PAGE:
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COVID-19 "Super Strain"

  • Category: Coronavirus
  • Posted On:
  • Written By: Baton Rouge General
COVID-19 "Super Strain"

The COVID-19 vaccine rollout has brought hope to millions looking for a return to normalcy. As states refine the process for vaccination and cases are on the rise again, many are wondering what role this new “super strain” plays in the current surge of positive cases and the vaccine roll out.

There is now at least one “super strain” in the Unites States and a single case has been confirmed in Louisiana. The strain is commonly referred to as the U.K. variant, is still highly prevalent in Britain and is thought to be more contagious than the original but is not believed to be the cause of the current spike in positive COVID-19 cases. Holiday gatherings and widespread travel are likely to blame for the current upward trend. Experts believe that because the variants spread more rapidly, they could lead to more cases, putting even more pressure on our already stressed healthcare systems.

How Do Viruses Change?

Viruses constantly change through mutation. It is a normal part of the virus lifecycle and are not typically a cause for concern. Mutations are expected in RNA viruses such as COVID-19, flu, and the measles and are planned for as vaccines are developed. Multiple variants of the novel coronavirus have been circulating globally during this pandemic. Most of these variants will disappear while others will emerge. CDC officials told the Washington Post that they suspect the U.K. variant is present in most states, and will become more common in the weeks to come. Currently, 11 states have confirmed minimal cases of the variant strain.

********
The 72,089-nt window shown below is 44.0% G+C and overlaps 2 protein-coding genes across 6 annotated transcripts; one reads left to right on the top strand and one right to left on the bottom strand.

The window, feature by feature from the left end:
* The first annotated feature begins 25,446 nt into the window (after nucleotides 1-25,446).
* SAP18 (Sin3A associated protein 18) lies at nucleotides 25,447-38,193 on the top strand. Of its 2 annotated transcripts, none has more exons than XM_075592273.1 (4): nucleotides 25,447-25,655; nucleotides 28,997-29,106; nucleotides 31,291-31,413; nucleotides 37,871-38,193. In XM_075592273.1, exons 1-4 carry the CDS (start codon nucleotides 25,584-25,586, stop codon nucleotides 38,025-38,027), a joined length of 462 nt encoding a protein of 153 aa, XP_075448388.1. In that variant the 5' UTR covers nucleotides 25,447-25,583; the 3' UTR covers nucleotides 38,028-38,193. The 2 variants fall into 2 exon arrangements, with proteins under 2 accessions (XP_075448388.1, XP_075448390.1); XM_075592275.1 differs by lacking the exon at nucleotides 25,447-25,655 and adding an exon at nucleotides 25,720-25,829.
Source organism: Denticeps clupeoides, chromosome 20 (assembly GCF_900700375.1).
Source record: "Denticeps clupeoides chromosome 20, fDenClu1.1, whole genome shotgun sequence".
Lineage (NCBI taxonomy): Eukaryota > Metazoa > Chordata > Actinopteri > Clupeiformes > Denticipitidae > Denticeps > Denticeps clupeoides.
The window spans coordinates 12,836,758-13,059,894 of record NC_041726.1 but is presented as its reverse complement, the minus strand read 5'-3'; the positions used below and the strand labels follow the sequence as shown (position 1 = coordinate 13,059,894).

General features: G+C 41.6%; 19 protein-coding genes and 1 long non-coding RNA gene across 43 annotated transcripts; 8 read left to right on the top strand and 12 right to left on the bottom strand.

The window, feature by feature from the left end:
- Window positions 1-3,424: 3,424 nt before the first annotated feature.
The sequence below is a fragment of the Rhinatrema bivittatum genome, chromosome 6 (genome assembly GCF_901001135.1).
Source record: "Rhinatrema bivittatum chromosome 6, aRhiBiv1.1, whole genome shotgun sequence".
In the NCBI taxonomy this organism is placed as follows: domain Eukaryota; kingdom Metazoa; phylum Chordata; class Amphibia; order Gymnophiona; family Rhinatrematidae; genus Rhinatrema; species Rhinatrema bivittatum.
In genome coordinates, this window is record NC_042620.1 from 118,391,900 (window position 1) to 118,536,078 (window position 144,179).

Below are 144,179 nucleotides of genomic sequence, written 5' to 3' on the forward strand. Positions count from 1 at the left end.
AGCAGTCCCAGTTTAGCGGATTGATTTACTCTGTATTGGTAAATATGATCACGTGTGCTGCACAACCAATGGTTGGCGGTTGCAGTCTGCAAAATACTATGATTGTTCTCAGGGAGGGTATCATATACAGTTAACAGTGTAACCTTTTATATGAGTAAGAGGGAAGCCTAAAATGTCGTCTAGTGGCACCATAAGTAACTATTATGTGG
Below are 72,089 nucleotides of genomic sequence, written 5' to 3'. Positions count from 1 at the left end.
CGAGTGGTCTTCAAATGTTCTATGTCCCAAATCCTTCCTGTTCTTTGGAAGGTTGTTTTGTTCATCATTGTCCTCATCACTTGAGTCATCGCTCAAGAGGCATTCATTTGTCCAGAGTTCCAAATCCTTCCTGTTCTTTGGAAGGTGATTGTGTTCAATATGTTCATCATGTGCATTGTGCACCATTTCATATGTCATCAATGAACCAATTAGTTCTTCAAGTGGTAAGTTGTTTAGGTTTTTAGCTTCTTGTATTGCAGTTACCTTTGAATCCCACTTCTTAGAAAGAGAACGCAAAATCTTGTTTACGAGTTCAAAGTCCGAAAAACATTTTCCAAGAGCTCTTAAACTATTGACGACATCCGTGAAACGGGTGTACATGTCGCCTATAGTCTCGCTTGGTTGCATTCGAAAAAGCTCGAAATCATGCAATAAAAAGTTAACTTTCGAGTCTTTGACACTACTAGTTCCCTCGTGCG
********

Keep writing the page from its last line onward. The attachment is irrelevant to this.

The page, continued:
Researchers explain that the current variant contains a mutation within the spike protein, which encase the outer coating of the virus and give it that “spikey” appearance. This change in the outer coating is believed to improve the virus’s ability to bind to human cells, making it more infectious. It is important to note that there has been no indication that this variant causes more severe disease or increased risk of death.

What Does This Mean for the Vaccine?

The good news is that public health officials believe the current vaccines will be effective against the virus variations because they produce a broad range of antibodies that are directed at various parts of the spike protein. More research is being done on the virus and its mutations to determine whether variants can be detected by available viral tests and if the mutations respond to medications currently being used to treat people for COVID-19.

Because this variant is more contagious, we must remain committed, now more than ever, to doing what is necessary in slowing the spread and should maintain current CDC guidelines by wearing a mask, social distancing, avoiding crowds, and getting vaccinated when possible.